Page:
OST is closed for business but its spirit survives on my blog.
There is not a shadow of doubt in my mind that the Roman empire was what John had in mind when he penned the Revelation. The book is chocked full of allusions to Roman culture. In fact, if you do not understand Rome, you will not understand the Revelation. That is why I think many commentators blow it so badly when they try to read the Revelation.
Just a few examples for you. The most striking condemnations of Rome in the Revelation are the allusions to the synagogue, depths, and seat of Satan (chapters 2-3). The connection is most clear in the letter to the church of Pergamum, which is called “the throne of Satan.” Pergamum was the imperial Roman capital of the province and thus, the central “throne” of the region.
In chapter 4, John sees the following:
“behold, a throne set in heaven, and One sat on the throne. And He who sat there was like a jasper and a sardius stone in appearance; and there was a rainbow around the throne, in appearance like an emerald. (Rev 4:2-3)
There has been no shortage of varied opinions on this appearance of God but to me, there is a straightforward explanation plucked from Roman practice. When a conquering general returned to Rome for his triumph, his face and hands were painted red and he was clothed in the purple of the imperator. At the end of his triumpal procession, he would ascend the steps to the temple of Jupiter Optimus Maximus and sit enthroned, surrounded by the radiance of his spoils.
The parallel here should be obvious. The jasper is an opaque reddish jewel which reflects light rather than refracts it. Likewise, the sardinos is a deep, purplish red which is also opaque. As John sees the Ancient of Days, he sees a Roman conqueror…something greater than a Roman conqueror in fact. The proto-conqueror if you will, of which Rome is a lesser copy.
There are more parallels, but these two should suffice to indicate that Rome is definitely looming large on John’s horizon as he composes the Apocalypse. The problem I have with most futurist (and I am a futurist) is that they want to reject the preterist and spiritualist interpretations out of hand, and they miss that the Revelation addressed an immediate need, not some mystical future need.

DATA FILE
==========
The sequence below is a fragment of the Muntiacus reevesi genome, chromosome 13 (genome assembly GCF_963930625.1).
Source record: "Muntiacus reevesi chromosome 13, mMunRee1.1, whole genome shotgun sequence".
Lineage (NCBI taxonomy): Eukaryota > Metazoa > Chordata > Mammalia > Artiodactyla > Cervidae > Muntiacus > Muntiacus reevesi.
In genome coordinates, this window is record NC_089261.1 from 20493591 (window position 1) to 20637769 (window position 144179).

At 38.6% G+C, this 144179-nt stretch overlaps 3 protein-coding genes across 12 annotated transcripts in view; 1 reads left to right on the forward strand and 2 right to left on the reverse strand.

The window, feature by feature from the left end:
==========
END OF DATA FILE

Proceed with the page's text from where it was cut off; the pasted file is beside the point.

That being said, I want to address Joel’s statements concerning the Beast kingdom. Many of the commentators I have read of all persuasions miss the great truth of Nebuchadnezzar’s and Daniel’s visions. These kingdoms are unique, but they are not separate. Each blends into the other, each builds on the other. The Beast kingdom (the futurist antichrist) is in fact, Babylon, Persia, Greece, Rome and something more. Rome absorbed the kingdom of the Greeks, which absorbed the kingdom of the Persians which absorbed the kingdom of the Babylonians. The individual kingdoms did not disappear but rather melded and contorted into something at the core of the next.
Rome is not dead. It continues to live in our world today. The Roman Republic is the foundation of the government of the USA; the Latin language is the core of most of the Western languages spoken in the world. When the Beast emerges, he will be both Rome and something bigger than Rome. He will be both Rome and Babylon, but also something other than either.
I know of at least one unpublished commentator who has put forward the theory that he will emerge from the Eastern part of the Roman Empire so that he can combine all of the former kingdoms in his person and rule. He even goes so far as to say that he will be of Jewish and Muslim blood by adopt Christianity as his religion, thus uniting the world’s monotheistic religions into one as he declares himself to be the Coming Anointed One of all.
But that is neither here nor there. I haven’t dug into his theories enough to really argue it with any clarity. I simply mention him in passing.
In brief then, I think all of us can agree that the demons (speaking figuratively) that John faced were both Rome and bigger than Rome. Thus, the Revelation faces a Rome that is bigger than Rome. I think it is just wishful thinking on the part of some protestants to target Rome specifically and bend the entirety of the Revelation to the opposition of Catholicism. I think that requires as much twisting and turning as the historicist position, which forces historical parallels for the convenience of the system.
Does Rome still exist today? Yes. Is it the Roman Catholic Church? I won’t pretend to say that I don’t believe that some of old Rome still exists there, but the Church and Empire are not equitable. That is all so much sensationalism that the likes of Luther used to whip their congregants into political fury over.
Don’t get me wrong. I think Luther was right to oppose the excesses and heresies of the Church that he loved. To his dying day, he pledged loyalty to the Church although he felt that Catholicism had long since abandoned its truth. But is the Pope the Great Satan? I don’t think so. To be honest, the current pope is a man of frightening power and possessed of a capacity for things we should rightly fear, but he is not the Antichrist.